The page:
Issues in Science and Technology Librarianship
Information Technology Ethics: Cultural Perspectives / Soraj Hongladarom & Charles Ess, Editors. Hershey, PA: Idea Group Reference, 2007. ISBN 1-59904-310-6. $165.00.By now it is almost a given to say that information technology is developing and spreading rapidly and that more and more of the economy, both in the US and worldwide, is information-based. We also know that our world has become globalized; technologies developed in one country quickly spread around the world. As computers become central to our lives, much writing and thinking has been done about the ethical dimension of information technology. Themes such as privacy, intellectual property, and the digital divide have been studied for years but largely from a Western perspective. Non-Western intellectual traditions are largely absent from the literature and, according to the editors of Information Technology Ethics: Cultural Perspectives, cross-cultural perspectives (particularly "across East-West boundaries") are especially few. This fairly slim volume (222 pages) seeks to fill some of those holes. Chapters in this book explore non-Western perspectives on common themes in information technology ethics and also seek to identify and discuss themes that "exist solely or more prominently in non-Western cultures". The thoughtful introduction describes at length, and persuasively, the rationale for this intercultural perspective. The introduction also provides an excellent overview of the book -- describing both the contents and the organization.
The work is organized into two sections. The first section is entitled "Theoretical Concerns" and includes eight chapters examining important information ethics issues from a theoretical perspective. The topics are varied -- "Analysis and Justification of Privacy from a Buddhist Perspective" by Soraj Hongladarom (one of the editors), "The Moral Status of Information and Information Technologies: A Relational Theory of Moral Status" by Johnny Hartz Søraker are two of the chapters included in this section. The titles alone give a sense of the big picture, high level discourse contained in this section. The chapters in this section are not easy reading and can be quite daunting. The writing is academic and requires some understanding of both philosophy and information technology.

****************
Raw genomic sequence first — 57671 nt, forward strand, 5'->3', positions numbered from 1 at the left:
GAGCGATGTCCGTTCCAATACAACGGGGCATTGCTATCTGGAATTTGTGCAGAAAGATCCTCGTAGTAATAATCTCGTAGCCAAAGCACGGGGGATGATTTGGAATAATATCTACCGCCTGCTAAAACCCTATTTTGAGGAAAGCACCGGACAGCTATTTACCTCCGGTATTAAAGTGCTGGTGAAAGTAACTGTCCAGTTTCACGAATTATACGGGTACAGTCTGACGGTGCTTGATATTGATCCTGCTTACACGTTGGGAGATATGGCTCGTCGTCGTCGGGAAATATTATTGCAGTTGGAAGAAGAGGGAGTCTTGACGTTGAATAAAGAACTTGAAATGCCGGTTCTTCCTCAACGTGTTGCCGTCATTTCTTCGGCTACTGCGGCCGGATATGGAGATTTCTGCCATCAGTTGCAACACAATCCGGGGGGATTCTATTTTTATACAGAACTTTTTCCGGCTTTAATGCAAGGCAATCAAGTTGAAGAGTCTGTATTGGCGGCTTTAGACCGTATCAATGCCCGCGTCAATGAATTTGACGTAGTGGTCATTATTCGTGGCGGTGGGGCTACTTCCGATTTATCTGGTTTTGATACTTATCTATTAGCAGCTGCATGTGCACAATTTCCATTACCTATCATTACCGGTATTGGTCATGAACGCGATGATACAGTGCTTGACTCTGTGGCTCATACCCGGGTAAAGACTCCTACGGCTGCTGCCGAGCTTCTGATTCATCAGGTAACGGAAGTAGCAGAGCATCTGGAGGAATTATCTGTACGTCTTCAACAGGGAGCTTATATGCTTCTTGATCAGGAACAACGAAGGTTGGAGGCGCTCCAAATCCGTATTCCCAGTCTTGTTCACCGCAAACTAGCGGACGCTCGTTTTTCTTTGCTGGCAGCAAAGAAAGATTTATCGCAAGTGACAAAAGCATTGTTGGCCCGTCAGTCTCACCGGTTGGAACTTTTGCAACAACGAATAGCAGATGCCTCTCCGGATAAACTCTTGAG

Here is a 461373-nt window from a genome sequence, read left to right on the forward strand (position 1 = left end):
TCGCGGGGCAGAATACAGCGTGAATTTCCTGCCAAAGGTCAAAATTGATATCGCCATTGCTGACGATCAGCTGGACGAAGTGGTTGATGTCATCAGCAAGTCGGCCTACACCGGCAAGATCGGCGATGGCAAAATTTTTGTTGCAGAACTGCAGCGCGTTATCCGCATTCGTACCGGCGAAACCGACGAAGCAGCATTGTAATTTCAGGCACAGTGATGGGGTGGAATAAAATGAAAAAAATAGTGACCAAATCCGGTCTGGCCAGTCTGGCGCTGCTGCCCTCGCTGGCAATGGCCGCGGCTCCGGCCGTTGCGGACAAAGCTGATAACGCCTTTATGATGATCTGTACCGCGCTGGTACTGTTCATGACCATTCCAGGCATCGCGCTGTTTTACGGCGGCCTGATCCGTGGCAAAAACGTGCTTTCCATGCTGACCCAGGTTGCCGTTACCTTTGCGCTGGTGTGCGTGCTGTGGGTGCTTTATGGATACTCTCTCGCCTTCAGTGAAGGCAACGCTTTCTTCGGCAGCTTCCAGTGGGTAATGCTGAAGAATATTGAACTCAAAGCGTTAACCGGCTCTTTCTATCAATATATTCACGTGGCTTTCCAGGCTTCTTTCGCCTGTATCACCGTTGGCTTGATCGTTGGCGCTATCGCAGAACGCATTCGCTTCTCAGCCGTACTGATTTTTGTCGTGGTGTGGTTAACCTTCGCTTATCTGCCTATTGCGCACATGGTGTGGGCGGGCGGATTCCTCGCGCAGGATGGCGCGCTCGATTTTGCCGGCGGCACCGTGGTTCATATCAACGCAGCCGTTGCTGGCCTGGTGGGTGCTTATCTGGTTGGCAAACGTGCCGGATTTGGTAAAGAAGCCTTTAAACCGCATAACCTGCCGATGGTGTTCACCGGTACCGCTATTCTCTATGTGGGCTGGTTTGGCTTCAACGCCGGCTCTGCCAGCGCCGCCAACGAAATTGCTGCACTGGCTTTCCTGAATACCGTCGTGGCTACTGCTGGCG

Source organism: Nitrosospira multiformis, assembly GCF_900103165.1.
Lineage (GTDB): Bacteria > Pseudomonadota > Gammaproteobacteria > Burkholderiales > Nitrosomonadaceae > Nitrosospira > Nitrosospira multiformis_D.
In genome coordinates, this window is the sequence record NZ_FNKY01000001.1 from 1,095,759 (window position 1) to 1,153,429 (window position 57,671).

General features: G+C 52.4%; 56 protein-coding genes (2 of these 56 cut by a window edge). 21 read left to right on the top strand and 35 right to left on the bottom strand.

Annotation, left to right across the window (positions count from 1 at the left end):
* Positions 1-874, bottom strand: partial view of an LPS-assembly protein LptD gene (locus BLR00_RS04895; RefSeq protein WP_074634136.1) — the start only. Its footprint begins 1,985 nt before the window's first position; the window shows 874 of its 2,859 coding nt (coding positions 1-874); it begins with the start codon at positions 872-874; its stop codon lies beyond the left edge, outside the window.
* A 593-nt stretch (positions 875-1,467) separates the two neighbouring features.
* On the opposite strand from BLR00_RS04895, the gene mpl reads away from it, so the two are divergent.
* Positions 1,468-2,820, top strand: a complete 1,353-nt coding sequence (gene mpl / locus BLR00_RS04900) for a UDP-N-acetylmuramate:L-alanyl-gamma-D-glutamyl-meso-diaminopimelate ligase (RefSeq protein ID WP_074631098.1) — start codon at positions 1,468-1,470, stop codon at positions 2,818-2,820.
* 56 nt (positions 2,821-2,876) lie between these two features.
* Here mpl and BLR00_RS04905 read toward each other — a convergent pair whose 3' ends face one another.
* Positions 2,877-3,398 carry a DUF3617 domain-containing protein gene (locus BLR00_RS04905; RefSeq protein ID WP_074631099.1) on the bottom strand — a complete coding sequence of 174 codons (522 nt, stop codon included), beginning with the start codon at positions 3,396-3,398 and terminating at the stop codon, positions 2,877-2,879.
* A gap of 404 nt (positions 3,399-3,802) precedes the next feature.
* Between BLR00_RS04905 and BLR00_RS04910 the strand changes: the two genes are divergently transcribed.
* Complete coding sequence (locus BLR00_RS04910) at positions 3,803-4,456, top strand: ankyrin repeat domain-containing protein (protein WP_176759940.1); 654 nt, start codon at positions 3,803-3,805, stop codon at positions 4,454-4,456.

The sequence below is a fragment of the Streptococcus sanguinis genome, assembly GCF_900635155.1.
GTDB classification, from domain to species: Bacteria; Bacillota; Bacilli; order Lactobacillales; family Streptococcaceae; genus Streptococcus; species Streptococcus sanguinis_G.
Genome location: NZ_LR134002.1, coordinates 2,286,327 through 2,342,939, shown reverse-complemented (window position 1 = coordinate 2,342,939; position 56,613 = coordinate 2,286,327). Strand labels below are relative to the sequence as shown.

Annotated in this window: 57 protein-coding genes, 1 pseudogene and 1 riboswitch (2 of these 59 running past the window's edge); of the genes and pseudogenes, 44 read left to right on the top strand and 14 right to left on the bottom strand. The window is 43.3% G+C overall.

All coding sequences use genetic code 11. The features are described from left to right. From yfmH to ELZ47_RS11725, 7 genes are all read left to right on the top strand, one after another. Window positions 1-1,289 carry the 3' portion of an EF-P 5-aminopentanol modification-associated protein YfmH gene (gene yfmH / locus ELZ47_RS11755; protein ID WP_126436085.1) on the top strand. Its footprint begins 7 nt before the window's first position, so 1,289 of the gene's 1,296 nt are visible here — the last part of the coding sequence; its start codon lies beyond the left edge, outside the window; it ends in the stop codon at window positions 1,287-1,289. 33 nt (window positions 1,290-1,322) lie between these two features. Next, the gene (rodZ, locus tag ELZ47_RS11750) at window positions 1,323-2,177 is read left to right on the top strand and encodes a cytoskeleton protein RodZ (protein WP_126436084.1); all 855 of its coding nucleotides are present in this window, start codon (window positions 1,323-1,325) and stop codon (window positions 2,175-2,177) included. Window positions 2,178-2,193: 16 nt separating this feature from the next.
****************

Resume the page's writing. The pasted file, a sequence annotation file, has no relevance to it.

The final six chapters comprise section two: "Specific Viewpoints". With perspectives from Thailand, Africa, Turkey and the United States, the chapters in this section examine more concrete details and expand more fully upon the theoretical concerns raised in the first section. These more concrete chapters are a bit easier going for the non-philosopher but are every bit as erudite as the chapters dealing with theory.
Chapter authors hail from around the globe -- Thailand, Turkey, Norway, Namibia, Italy, United States, Austria, and the UK -- and are very well-credentialed. The editors are respected professors of philosophy and ethics; Hongladarom at Chulalongkorn University in Thailand and Ess at Drury University in Missouri. Ess is also a professor at the Norwegian University of Science and Technology in Trondheim.
My one major complaint about this book is its index. The index is inadequate to provide any meaningful access to the work. Many other thoughtful access points are included; it is a shame that the index isn't more robust. The Idea Group would be well-served by investing more in indexing; the lack of meaningful access at the concept level is troubling.
In light of the dual trends of globalization and the rapid spread of information technology, this book is timely and important. Any academic library supporting a curriculum that includes information or computer ethics should consider its purchase as it is unique in its intercultural approach. This book should also be considered to support a more general philosophy or ethics curriculum -- even one without a particular focus on information technology. Online access comes with purchase of the print version.